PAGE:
Have you cultivated your relationships with your inner bully, troll, or monster? In my writer handbook, FLOAT • Becoming Unstuck for Writers, I include a tool named “Objection, Your Honor!” that acknowledges the presence of our own inner mean voices. The tool recommends scripting replies to the mean voices, and keeping them handy for when you are feeling susceptible.
For instance, to that classic challenge, Who do you think you are?, one of my clients created little signs he keeps posted in his workspace. Each sign contains the nasty question – and his response to it, in this case, “I’m the one writing this book.” A novelist I met got excited about saying back to her bully, “Who do I think I am? I’m the author of a four-volume saga. The first book has been well-received, and I’m already done with the first draft of book two, that’s who I think I am.”
I’ve been exploring this further, in conversations with clients and fellow writers, and continue to learn about these inner voices. As I mentioned in a blog post elsewhere, I’ve come to see that we can engage with these voices — give them a seat at the creative table. While it’s handy to keep our swift, pointed replies handy for use in a crunch, I recommend setting aside calmer moments now and then to initiate a dialogue.
Here are sample vignettes of imaginary conversations with the troll and the bully, followed by a sample re-write of the second one.
She launches herself into the library and commandeers the one comfortable chair, opposite you. Adjusting herself and her shawls and scarves, she begins, with her sweet, insinuating voice:
“You look busy, dear. Too busy. What’s your hurry? Where’s the fire? Speaking of fire, there’s a lovely tea shop nearby with a fireplace open to two sides. We’re sure to get a table there. Wouldn’t it be nice to treat yourself to a cozy afternoon? Surely this so-called work you obsess on can wait. Who’s paying you for this, anyway?”
“It’s creative writing. I haven’t sold it yet. At the moment I’m writing it.”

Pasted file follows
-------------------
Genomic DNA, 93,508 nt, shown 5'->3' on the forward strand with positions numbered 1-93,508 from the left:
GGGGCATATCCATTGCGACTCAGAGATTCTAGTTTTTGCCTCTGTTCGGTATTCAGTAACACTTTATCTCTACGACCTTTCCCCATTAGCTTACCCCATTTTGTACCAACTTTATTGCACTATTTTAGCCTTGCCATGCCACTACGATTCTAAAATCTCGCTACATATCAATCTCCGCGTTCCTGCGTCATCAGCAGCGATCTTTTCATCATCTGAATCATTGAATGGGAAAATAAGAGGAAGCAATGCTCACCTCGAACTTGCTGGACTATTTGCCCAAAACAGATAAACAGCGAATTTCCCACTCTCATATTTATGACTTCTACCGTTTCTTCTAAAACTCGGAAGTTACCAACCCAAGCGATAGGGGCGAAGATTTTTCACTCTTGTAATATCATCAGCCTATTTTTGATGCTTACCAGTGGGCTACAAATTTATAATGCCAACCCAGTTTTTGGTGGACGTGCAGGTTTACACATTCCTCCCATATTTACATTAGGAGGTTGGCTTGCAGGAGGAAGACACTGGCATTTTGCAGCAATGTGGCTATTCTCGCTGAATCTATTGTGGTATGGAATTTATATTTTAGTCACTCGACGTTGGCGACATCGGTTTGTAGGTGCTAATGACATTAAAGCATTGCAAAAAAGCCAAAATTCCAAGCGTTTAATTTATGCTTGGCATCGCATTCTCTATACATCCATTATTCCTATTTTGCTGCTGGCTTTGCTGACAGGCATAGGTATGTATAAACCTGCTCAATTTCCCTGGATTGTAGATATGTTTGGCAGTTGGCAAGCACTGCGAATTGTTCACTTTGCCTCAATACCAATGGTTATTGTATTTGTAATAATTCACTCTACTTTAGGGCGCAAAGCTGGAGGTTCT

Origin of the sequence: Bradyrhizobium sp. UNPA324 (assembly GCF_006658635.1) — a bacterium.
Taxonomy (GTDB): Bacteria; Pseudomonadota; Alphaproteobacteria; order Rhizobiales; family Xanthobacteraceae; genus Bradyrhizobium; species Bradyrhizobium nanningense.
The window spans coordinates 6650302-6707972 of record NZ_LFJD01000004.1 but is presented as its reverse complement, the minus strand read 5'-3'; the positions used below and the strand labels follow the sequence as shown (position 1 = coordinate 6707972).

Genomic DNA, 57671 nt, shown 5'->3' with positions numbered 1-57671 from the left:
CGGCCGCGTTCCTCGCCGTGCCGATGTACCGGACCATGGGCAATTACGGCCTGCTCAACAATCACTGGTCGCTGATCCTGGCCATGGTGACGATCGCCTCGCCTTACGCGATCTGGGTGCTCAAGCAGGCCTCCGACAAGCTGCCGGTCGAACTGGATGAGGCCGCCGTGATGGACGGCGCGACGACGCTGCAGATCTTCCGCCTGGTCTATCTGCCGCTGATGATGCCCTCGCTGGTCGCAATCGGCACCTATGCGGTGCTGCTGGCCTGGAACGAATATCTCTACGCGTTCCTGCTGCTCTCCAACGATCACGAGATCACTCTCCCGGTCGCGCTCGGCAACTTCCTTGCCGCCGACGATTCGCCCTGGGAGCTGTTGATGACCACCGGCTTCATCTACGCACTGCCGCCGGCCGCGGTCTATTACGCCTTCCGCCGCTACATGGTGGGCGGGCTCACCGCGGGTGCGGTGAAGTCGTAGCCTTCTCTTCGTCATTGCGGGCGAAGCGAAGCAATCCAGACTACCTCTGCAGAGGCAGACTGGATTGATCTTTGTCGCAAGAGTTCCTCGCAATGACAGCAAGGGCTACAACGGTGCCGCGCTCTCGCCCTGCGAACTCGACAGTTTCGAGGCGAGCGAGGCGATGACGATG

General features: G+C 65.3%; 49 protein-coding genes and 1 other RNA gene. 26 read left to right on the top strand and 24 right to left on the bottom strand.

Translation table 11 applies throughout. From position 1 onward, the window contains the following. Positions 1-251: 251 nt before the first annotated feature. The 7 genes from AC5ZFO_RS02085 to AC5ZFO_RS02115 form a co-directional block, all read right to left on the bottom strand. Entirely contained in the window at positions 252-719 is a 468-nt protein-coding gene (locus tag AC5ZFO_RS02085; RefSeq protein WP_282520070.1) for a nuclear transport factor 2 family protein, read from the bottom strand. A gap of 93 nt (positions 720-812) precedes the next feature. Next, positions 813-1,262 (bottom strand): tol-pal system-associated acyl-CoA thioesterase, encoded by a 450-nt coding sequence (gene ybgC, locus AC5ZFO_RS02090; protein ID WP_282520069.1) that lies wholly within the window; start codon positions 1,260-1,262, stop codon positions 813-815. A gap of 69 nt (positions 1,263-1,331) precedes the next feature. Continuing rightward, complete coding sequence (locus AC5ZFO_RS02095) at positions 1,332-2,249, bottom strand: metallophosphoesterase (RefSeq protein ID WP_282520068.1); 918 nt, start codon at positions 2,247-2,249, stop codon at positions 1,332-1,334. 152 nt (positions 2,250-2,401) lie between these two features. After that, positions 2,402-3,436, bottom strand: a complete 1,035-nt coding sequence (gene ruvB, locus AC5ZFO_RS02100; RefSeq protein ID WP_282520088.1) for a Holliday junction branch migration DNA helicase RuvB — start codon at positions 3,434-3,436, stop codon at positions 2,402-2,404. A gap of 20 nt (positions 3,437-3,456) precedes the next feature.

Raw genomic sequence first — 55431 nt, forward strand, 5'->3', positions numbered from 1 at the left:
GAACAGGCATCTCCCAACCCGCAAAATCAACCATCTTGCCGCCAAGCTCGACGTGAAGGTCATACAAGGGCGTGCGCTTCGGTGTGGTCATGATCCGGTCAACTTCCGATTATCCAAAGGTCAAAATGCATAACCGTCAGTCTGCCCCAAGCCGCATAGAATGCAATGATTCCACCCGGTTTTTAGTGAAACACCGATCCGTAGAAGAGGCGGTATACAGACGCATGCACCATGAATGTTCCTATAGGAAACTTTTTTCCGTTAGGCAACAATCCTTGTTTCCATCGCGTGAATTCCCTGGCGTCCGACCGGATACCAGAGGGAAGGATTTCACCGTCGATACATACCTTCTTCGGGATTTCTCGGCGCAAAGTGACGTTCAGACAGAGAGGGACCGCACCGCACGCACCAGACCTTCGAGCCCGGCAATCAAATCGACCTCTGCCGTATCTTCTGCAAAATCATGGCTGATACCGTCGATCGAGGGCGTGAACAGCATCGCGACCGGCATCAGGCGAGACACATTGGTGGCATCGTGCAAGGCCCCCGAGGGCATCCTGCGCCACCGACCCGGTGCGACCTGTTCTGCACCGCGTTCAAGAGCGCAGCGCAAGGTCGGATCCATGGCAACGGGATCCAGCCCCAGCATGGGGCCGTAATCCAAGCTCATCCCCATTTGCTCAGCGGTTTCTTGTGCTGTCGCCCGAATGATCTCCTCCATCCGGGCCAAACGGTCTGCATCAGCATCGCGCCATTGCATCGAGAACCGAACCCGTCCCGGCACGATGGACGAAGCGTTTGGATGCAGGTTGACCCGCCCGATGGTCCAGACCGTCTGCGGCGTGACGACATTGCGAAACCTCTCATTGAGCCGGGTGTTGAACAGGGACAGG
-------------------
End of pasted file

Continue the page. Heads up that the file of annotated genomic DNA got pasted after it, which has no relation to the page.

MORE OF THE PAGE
“Ah. I see. So let’s pack up your things, dear, and head to the tea shop. You won’t begrudge your auntie a cup of tea will you?”
Powerless to oppose her, you notice yourself packing up your notebook and laptop. As you hold the door open for her, you wonder how she was able to derail your writing session with just a couple of sentences.
This is troll behavior, intruding on your work session, diverting you with promises of comfort and ease, and, for good measure, adding a nice dollop of straight-up guilt.
Here’s another vignette.
He’s there when you arrive. Lying in wait, it feels like. He speaks first, issuing the challenge.
“There you are.”
“Am I late?” You realize, as soon as you speak, that you’ve blundered already by showing weakness.
“Late? Who’s to say? This is all so free form, who can say if you’re on time? Or years too late? Can you look me in the eye and promise me this project of yours is ever going to see the light of day?”
He looks like he’s enjoying this.
“Uh.” You feel so useless. Where’s the energy you had ten minutes ago?
“Right. Moving on. And if it does — say, for example, you get it printed yourself — can you explain to me how it’s going to be seen by anyone who doesn’t already know you?”
“Uh.” Well, he’s got you there.
“Say no more, buddy. Say no more.”
You exit, looking nearly as dejected and discouraged as you are feeling. No more writing for you, on this day or the next several days, as it turns out.
So far, this is a classic bullying session, which may even ring a few uncomfortably familiar notes.
The Bully 2.0
Now we’ll bring the scene in for a re-write, to turn the scene into an actual conversation.
Bully: “There you are.”
You: “Hey, good to see you. I’ve been wanting to have a chat.”
“You have? You want to talk to me?”
“Yeah. I’ve been thinking maybe we have more in common than I thought we did.”
“Well, yeah. Maybe. I mean, I am a part of you.”
“You raise an interesting point. I’ve always thought of you as the bully, this character from outside who somehow got inside my head and exists to disrupt my creative flow by questioning and diminishing all my ideas.”
“Wow. That hurts.”
“Excuse me? Are you telling me you have feelings?”
“I’m part of you. Do you have feelings? You do the math.”
“Well, that’s — a new perspective. Uh, what do you want me to call you? Do you have a name?”
“Call me BB.”